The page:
Movie theater chain Cineworld has announced a debt restructuring plan with the help of its biggest lenders to help it emerge from Chapter 11 bankruptcy.
The company entered bankruptcy proceedings in September, with debts and lease obligations worth $8.8 billion, the Financial Times reports.
Under the proposal, the lenders will reduce the cinema chain’s debts by $4.5 billion, receive a stake in the reorganized group, provide a new loan of $1.5 billion, and provide guarantees for the ownership rights of the securities for $800 million. Existing investors in the securities will probably get nothing.
Mooki Greidinger, CEO of Cineworld, said the deal was a “vote of confidence” in the company.
Last week, the Financial Times they were reported that the chain’s creditors were planning to oust Gradinger as part of a management review.
The second-largest cinema chain in the world filed for bankruptcy
The British company Cineworld Group, one of the largest in the entertainment industry and the second-largest cinema chain globally, has filed for bankruptcy.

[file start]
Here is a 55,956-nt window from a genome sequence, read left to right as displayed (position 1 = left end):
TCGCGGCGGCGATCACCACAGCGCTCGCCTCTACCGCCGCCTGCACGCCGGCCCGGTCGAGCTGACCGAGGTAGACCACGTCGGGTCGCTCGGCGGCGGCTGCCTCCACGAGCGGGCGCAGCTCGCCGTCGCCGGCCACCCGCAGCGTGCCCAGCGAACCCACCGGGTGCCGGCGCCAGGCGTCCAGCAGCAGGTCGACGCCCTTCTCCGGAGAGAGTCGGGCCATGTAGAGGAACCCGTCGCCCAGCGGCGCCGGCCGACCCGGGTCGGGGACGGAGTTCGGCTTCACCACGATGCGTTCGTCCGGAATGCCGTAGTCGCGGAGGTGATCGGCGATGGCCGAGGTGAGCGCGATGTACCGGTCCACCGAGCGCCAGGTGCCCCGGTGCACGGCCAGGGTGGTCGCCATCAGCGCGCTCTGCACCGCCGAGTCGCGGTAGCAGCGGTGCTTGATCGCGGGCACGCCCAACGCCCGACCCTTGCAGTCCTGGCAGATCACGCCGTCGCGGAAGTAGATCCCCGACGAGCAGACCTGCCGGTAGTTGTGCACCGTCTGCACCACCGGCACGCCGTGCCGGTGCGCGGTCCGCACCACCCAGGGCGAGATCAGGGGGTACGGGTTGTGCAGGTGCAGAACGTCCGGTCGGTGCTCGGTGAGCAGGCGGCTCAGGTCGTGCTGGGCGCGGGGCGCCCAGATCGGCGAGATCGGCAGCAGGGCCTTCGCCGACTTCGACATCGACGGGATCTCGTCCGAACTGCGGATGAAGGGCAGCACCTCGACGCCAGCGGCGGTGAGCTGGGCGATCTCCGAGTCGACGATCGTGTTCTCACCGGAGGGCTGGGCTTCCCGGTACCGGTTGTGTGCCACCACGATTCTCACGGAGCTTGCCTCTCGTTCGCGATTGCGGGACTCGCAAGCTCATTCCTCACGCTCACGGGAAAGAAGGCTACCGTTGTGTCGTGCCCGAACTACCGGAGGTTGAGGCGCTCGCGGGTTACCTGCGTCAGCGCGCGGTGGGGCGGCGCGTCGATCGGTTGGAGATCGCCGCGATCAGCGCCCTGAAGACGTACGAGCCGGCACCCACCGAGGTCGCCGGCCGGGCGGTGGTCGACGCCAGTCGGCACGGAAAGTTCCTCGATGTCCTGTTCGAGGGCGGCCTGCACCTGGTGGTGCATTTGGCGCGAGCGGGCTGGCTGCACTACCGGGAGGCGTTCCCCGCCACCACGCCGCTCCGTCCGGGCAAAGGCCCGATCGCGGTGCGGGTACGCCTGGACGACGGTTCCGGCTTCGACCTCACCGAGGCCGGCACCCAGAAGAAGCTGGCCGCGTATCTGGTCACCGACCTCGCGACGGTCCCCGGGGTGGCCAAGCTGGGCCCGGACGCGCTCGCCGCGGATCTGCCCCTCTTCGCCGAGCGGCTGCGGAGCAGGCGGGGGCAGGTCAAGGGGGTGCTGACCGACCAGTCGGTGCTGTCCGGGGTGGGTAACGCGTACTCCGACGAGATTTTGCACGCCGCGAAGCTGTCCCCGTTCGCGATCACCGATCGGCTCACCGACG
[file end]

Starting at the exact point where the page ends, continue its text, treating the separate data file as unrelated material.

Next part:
Previously, The Wall Street Journal reported that the owner of Regal Cinemas was having a difficult time behind him and that his shares fell as much as 80 percent sometime in mid-August.
As the Guardian reports, Cineworld has only filed for bankruptcy protection in the US, and the intention is to restructure after the British giant faced low audience numbers.
The group has 751 cinemas, including more than 500 in the US, more than 100 in Britain and Ireland, and other facilities across Europe and Israel. It owns the Picturehouse chain in Britain and Regal Cinemas in the US.
In a statement, they stated that they are filing for Chapter 11 bankruptcy protection and that the restructuring process is under court supervision, which gives the companies time to negotiate with creditors to reach a debt reduction settlement.